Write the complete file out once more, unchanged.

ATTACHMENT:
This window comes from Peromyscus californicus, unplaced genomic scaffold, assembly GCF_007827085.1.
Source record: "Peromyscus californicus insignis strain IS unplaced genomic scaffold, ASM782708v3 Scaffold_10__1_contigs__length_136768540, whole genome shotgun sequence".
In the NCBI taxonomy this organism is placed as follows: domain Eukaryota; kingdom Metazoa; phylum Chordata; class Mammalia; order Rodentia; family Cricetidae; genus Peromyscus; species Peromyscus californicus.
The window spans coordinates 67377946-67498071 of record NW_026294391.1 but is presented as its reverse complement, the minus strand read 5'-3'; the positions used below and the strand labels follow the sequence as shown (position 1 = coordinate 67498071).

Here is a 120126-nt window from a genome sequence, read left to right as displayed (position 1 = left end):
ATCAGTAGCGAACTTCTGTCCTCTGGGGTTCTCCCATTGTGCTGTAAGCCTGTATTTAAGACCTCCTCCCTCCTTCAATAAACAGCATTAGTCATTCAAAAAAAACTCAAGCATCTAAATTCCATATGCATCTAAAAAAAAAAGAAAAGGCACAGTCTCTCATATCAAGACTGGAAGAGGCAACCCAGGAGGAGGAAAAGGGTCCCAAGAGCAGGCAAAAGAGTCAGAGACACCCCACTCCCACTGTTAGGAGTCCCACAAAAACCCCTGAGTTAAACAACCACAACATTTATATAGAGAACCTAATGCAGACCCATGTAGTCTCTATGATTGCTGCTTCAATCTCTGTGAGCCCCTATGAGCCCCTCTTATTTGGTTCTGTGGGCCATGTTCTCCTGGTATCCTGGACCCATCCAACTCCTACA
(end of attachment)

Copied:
This window comes from Peromyscus californicus, unplaced genomic scaffold, assembly GCF_007827085.1.
Source record: "Peromyscus californicus insignis strain IS unplaced genomic scaffold, ASM782708v3 Scaffold_10__1_contigs__length_136768540, whole genome shotgun sequence".
In the NCBI taxonomy this organism is placed as follows: domain Eukaryota; kingdom Metazoa; phylum Chordata; class Mammalia; order Rodentia; family Cricetidae; genus Peromyscus; species Peromyscus californicus.
The window spans coordinates 67377946-67498071 of record NW_026294391.1 but is presented as its reverse complement, the minus strand read 5'-3'; the positions used below and the strand labels follow the sequence as shown (position 1 = coordinate 67498071).

Here is a 120126-nt window from a genome sequence, read left to right as displayed (position 1 = left end):
ATCAGTAGCGAACTTCTGTCCTCTGGGGTTCTCCCATTGTGCTGTAAGCCTGTATTTAAGACCTCCTCCCTCCTTCAATAAACAGCATTAGTCATTCAAAAAAAACTCAAGCATCTAAATTCCATATGCATCTAAAAAAAAAAGAAAAGGCACAGTCTCTCATATCAAGACTGGAAGAGGCAACCCAGGAGGAGGAAAAGGGTCCCAAGAGCAGGCAAAAGAGTCAGAGACACCCCACTCCCACTGTTAGGAGTCCCACAAAAACCCCTGAGTTAAACAACCACAACATTTATATAGAGAACCTAATGCAGACCCATGTAGTCTCTATGATTGCTGCTTCAATCTCTGTGAGCCCCTATGAGCCCCTCTTATTTGGTTCTGTGGGCCATGTTCTCCTGGTATCCTGGACCCATCCAACTCCTACA